The story behind the making of this album is fascinating; the three members of Fire, a psychedelic band which ceased to exist in 1971, came together after a 37 year absence to stage their magnum opus, originally released as a studio album entitled "The Magic Shoemaker" in 1970. Fire had never before had the opportunity to perform the "fairytale opera" in its entirety thanks to their disbandment before the album was released. However, a recent surge of interest in all things retro, including music from the psychedelic era, led the band's founder, Dave Lambert to consider fulfilling his long-held dream to do just that. Dave's fellow band members (Bob Voice drums, backing vocals) and Dick Dufall (bass, backing vocals) didn't need persuading to join in the venture, and even the band's earliest manager, Ray Hammond, was involved.
On the original studio album, episodic narration of a tale which wove several songs into a story had been undertaken by Dave Lambert himself, surrounded by a group of inquisitive young children. The songs'lyrics are frequently naive and childlike, yet the music is aimed at distinctly more mature listeners which adds to the charms of this distinctly "unusual" album. When Fire performed two concerts at The Windlesham Theatre, Surrey, on 30th November and 1st December 2007, it would clearly have been an impossibility for Dave to narrate as well as being lead vocalist and playing several instruments, so Ray stepped into the breach, beautifully narrating a storyline cleverly rewritten to include cues for two Fire classics which did not appear on the original "Magic Shoemaker" album, namely "Father's Name is Dad and "Treacle Toffee World".
The concerts were professionally recorded with a view to a possible live album being released if all went to plan, however, that appeared to be a sizeable "if" in view of the extraordinary nature of the concerts. Thankfully, everything ran smoothly; rapturous applause and standing ovations attested to the great success of the performances of all involved on both nights and as a result, this live Fire CD was released on 6th October 2008, on Angel Air Records.
The opening track, "Overture (To A Shoemaker)", sets the scene for the musical journey ahead; as its title suggests it incorporates snatches of melodies from many of the pieces of music to follow in true theatrical tradition. In so doing, it also hints at the multitude of musical styles tackled by Fire. While the band has generally been labelled as being psychedelic, a dominant genre of their heyday, music on this album defies such simplistic categorisation as it involves a far broader range of styles.
"Children Of Imagination" leads in with faint piano which gradually increases in volume, eventually to provide the backing for whimsical lyrics which leave no doubt as to the fantasy nature of the musical tale to follow. The song fades away as quickly as it first appeared, with piano becoming ever more distant and a little flute-like embellishment adding to the childhood theme.
Whoops of delight from the audience accompany the drumming which introduces "Tell You A Story". This song rocks, incorporating some decidedly psychedelic electric guitar a la Hendrix, great bass lines and some excellent vocal harmonies, a frequent feature of the album.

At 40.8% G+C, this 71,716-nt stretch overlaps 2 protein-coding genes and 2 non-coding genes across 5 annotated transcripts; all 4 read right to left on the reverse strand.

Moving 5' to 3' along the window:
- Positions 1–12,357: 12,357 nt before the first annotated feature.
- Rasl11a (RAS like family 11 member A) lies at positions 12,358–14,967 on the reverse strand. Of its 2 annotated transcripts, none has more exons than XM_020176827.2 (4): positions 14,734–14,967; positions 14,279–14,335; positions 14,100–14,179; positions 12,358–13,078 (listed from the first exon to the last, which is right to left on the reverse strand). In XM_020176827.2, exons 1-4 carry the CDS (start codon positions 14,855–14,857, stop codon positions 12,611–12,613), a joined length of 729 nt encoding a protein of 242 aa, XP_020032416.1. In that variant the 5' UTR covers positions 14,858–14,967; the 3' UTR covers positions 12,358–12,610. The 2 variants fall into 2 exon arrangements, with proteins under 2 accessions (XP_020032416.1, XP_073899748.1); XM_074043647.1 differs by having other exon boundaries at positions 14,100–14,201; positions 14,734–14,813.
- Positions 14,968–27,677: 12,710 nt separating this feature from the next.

"Magic Shoes" then provides a contrast, with simple piano initially accompanying Dave Lambert's vocals. The fairytale continues with more pleasant harmonising, and increasingly bluesy piano is joined by the rhythm section.
The slower-paced, "Reason For Everything" follows, with Dave Lambert's powerful vocals, some nice jangly guitar and yet more blended harmonies.
"Treacle Toffee World" is one of Fire's best known songs from the psychedelic era; no wonder this has always been a favourite. Vibrant, punchy and decidedly fresh-sounding, the song continues to gain recognition; the forthcoming Apple Artists compilation album is to be entitled "Treacle Toffee World - Further Adventures Into The Pop Psych Sounds From The Apple Era 1967-1969", and the song will be one of four Fire tracks to feature on the album. (Release date is 27th October 2008 on RPM Records, part of the Cherry Red Group).
The atmospheric "Only A Dream" is very definitely a favourite of mine, with an emotion-packed vocal delivery. Sparse instrumentation gradually gathers pace to provide a backing for anthem-like choruses and yes, more great harmonies.
"Flies Like A Bird" is another of my favourites - an innocuous piece of tuneful electric guitar leads into something far grungier, as ever underpinned by some terrific bass and drumming. A terrifically exciting song, punctuated by a passage of Queen's English narration by Ray Hammond. Fascinating!
Next is "It Wouldn't Have Happened In My Day", another slower paced song which bemoans the problems caused by the younger generation. Reading the abbreviated story, (thoughtfully included in the CD's booklet) it is apparent that the inspiration for the song is a Princess's unwanted pregnancy, shamefully caused by her covert liaison with the Prince of a sworn enemy. The preceding fairytale picture-book mental imagery created by the album is given an unexpected jolt by this song's rather more contemporary lyrical content: "raffle down the club", "insurance for the car" etc. This album certainly didn't stick to the rules!